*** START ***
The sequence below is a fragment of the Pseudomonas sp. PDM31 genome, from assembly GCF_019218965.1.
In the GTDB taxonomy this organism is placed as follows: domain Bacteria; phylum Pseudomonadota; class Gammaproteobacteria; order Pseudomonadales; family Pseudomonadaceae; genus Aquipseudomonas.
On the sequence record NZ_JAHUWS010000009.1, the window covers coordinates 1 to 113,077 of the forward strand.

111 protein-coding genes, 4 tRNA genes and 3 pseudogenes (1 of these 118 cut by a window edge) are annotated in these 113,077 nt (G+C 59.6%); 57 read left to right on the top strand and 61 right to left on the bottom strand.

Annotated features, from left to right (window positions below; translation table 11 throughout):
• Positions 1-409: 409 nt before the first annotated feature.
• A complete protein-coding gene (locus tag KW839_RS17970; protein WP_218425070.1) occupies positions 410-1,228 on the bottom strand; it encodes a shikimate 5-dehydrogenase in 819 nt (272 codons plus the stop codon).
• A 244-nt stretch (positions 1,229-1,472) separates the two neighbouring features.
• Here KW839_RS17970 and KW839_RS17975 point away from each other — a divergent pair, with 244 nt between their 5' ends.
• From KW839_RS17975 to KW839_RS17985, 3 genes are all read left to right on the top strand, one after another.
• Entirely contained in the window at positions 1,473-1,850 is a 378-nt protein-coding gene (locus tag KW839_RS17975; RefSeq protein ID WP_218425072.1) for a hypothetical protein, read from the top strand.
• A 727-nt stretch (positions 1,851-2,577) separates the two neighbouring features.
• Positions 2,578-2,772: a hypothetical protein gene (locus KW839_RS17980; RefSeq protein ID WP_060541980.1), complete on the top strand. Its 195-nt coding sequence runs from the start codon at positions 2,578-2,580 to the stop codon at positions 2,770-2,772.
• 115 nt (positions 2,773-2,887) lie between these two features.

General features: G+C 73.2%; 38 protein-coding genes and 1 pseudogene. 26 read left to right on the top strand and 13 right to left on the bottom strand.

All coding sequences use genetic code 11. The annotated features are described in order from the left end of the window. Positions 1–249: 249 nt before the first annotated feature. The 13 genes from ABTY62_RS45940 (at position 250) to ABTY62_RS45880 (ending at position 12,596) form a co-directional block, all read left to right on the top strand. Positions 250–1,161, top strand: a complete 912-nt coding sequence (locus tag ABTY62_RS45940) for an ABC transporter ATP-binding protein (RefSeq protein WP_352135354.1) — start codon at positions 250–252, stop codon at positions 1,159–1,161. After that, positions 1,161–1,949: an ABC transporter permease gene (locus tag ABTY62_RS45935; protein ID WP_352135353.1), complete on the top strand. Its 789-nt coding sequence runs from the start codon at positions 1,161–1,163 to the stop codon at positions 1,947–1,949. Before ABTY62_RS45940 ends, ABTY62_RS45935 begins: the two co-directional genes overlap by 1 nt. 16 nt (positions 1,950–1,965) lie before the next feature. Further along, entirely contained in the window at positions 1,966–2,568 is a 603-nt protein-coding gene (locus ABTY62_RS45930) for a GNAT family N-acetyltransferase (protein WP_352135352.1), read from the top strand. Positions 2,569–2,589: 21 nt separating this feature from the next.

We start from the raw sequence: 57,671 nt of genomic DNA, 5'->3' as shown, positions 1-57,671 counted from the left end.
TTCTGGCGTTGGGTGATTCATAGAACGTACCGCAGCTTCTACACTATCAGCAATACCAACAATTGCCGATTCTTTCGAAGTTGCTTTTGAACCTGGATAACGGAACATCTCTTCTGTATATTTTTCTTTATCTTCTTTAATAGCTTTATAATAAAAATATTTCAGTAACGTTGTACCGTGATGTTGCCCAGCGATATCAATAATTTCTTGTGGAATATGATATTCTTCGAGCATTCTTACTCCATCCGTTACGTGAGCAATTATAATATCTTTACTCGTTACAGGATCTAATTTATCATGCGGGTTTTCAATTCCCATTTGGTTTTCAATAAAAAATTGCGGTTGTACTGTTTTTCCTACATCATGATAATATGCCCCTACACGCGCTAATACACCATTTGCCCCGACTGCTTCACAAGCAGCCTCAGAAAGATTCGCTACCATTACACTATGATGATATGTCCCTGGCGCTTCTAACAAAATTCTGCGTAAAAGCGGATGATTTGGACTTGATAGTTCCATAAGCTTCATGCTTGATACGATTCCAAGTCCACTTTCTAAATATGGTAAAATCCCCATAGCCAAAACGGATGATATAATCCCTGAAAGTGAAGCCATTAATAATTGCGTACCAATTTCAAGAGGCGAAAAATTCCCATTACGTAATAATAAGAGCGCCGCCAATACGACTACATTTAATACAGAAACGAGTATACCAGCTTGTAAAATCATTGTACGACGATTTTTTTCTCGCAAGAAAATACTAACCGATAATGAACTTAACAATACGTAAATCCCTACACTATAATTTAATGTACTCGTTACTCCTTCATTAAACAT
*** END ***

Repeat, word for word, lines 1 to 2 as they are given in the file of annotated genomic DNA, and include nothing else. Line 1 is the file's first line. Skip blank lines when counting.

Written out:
The sequence below is a fragment of the Pseudomonas sp. PDM31 genome, from assembly GCF_019218965.1.
In the GTDB taxonomy this organism is placed as follows: domain Bacteria; phylum Pseudomonadota; class Gammaproteobacteria; order Pseudomonadales; family Pseudomonadaceae; genus Aquipseudomonas.